Tulip Siddiq (Lab) asks about a 13-year-old Ukrainian send back to her home in Ukraine, which is under siege, because the Home Office would not process her visa application.

Johnson says the Home Office will look at this. But it has processed more than 120,000 visas for Ukrainians, he says.

Afzal Khan (Lab) says he would have more sympathy for the claim the PM is getting on with the job if it started in the first place. He says Johnson claimed recently the Passport Office was processing passports in four to six weeks. But the Passport Office says it is taking up to 10 weeks, and many of his constituents are having to wait longer.

Johnson says 91% of people are gettting a passport within six weeks. More staff are being hired. And the strength of demand is a sign of the strength of the economy, he says.

As for travel chaos, he says Labour has not yet criticised the RMT over its proposed rail strike.

Johnson says ‘nothing and no one’ will stop him carrying on as PM and delivering for British people

I have beefed up the post at 12.04pm with the full quotes from Angela Eagle and Boris Johnson.

Johnson said “nothing and no one” would stop him carrying on as PM.

And what I want her to know is that absolutely nothing and no one, least of all her, is going to stop us with getting on delivering for the British people.

You may need to refresh the page to get the update to appear.

Colum Eastwood, the SDLP leader, asks Johnson for a commitment that he will not break international law.

He is referring to the Northern Ireland protocol, and this report about advice that disapplying parts of the protocol might be illegal.

Johnson says the reports Eastwood has seen are not true.

SNP’s Ian Blackford tells Johnson ‘it’s over’ for him

Ian Blackford, the SNP leader at Westminster, says Johnson is a lame duck PM presiding over a divided party in a disunited kingdom.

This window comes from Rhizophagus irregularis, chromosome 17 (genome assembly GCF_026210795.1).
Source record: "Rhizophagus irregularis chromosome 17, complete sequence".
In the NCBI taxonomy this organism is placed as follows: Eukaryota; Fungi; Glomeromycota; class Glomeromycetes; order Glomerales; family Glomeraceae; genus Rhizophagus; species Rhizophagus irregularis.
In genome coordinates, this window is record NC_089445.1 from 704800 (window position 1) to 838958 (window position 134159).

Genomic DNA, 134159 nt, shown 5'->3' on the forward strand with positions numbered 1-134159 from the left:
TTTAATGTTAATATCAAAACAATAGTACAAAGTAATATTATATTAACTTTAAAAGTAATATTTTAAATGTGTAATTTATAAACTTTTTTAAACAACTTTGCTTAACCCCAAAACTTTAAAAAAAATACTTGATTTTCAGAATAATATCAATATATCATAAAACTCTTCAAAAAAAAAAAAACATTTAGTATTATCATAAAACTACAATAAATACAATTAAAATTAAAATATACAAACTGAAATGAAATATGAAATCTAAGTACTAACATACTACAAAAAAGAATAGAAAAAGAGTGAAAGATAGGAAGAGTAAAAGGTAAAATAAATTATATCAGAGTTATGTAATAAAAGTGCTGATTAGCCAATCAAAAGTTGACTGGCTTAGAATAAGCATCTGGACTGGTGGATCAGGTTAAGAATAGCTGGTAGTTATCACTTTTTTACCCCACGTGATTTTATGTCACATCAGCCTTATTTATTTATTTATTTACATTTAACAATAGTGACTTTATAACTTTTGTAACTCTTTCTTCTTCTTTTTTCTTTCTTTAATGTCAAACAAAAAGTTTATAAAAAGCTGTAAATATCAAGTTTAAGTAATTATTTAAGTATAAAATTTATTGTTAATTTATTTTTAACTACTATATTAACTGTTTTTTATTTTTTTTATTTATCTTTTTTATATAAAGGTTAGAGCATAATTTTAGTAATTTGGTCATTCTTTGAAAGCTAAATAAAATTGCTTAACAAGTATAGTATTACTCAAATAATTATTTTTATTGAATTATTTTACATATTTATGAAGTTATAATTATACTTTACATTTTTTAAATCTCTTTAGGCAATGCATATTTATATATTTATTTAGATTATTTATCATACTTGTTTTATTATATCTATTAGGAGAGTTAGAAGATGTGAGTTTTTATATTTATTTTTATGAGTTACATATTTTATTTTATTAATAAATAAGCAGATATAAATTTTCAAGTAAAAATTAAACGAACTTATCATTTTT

Week after week I’ve called on this prime minister to resign. I’ve been met with a wall of noise from the Tory benches. I thought they were trying to shout me down … when all this time it turns out that 41% of them have been cheering me on.

Let’s be clear, at least the numbers don’t lie. 41% of his own MPs have no confidence in him. 66% of MPs across the house don’t support him, and 97% of Scottish MPs want the minister for the union shown the door.

We now have a lame duck prime minister presiding over a divided party in a disunited kingdom. How does the prime minister expect to continue when even unionist leaders in Scotland won’t back him?

Johnson says he wants to thank Blackford for his “characteristic warm words”. He says Blackford is a benefit to unionism.

Blackford says Johnson is acting like the Black Knight in Monty Python saying it’s just a flesh wound.

The prime minister is acting like Monty Python’s black knight, running around declaring it’s just a flesh wound. And no amount of delusion and denial will save the prime minister from the truth, this story won’t go away until he goes away.

For once in his life he needs to wake up to reality. Prime minister it’s over. It’s done. The prime minister has no options left but Scotland does.

Scotland has the choice of an independent future. It’s not just the prime minister that we have zero confidence in, it’s the broken Westminster system which puts a man like him in power.

Can the prime minister tell us how it is democratic that Scotland is struck with a prime minister we don’t trust, a Conservative party we don’t support, and Tory governments we haven’t voted for since 1955?